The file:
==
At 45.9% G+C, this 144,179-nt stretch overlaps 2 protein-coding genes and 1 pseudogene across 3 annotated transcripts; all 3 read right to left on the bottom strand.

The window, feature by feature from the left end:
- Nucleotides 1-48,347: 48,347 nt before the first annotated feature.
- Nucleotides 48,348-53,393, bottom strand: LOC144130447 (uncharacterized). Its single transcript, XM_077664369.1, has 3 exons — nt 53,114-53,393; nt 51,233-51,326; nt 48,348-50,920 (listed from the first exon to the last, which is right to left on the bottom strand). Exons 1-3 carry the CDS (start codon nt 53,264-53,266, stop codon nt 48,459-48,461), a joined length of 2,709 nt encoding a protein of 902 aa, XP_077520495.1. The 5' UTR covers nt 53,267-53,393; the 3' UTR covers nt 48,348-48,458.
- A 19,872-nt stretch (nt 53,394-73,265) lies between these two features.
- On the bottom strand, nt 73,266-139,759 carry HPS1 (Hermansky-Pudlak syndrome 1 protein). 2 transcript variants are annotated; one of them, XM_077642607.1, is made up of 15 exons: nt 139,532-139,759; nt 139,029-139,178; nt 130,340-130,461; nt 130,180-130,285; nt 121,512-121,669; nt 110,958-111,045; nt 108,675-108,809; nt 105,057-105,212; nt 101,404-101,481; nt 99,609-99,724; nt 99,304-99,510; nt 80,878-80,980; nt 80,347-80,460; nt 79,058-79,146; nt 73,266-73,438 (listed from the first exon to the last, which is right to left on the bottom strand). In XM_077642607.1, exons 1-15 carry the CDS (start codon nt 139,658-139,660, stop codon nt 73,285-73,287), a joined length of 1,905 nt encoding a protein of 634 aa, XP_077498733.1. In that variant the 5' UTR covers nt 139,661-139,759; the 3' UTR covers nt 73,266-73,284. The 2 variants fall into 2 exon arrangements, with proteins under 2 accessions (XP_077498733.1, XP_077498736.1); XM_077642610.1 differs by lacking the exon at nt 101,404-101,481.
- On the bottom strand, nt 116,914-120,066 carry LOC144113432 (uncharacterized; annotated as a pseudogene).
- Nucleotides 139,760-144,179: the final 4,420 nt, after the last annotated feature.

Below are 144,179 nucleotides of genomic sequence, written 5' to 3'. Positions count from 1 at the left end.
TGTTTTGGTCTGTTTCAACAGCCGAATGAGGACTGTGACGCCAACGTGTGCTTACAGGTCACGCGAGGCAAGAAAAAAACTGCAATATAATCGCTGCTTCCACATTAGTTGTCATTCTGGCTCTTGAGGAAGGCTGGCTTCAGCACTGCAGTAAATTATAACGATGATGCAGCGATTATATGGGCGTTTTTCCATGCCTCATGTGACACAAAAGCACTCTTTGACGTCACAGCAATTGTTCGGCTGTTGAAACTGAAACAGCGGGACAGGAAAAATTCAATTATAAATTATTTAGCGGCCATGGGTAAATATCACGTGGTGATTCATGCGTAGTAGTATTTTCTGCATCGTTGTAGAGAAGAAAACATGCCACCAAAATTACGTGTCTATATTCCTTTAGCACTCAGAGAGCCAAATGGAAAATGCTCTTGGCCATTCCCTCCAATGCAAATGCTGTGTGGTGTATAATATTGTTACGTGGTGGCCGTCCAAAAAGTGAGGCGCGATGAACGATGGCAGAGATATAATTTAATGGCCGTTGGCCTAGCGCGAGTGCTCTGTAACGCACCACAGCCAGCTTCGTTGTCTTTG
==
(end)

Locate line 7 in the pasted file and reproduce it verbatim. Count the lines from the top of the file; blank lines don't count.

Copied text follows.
- On the bottom strand, nt 116,914-120,066 carry LOC144113432 (uncharacterized; annotated as a pseudogene).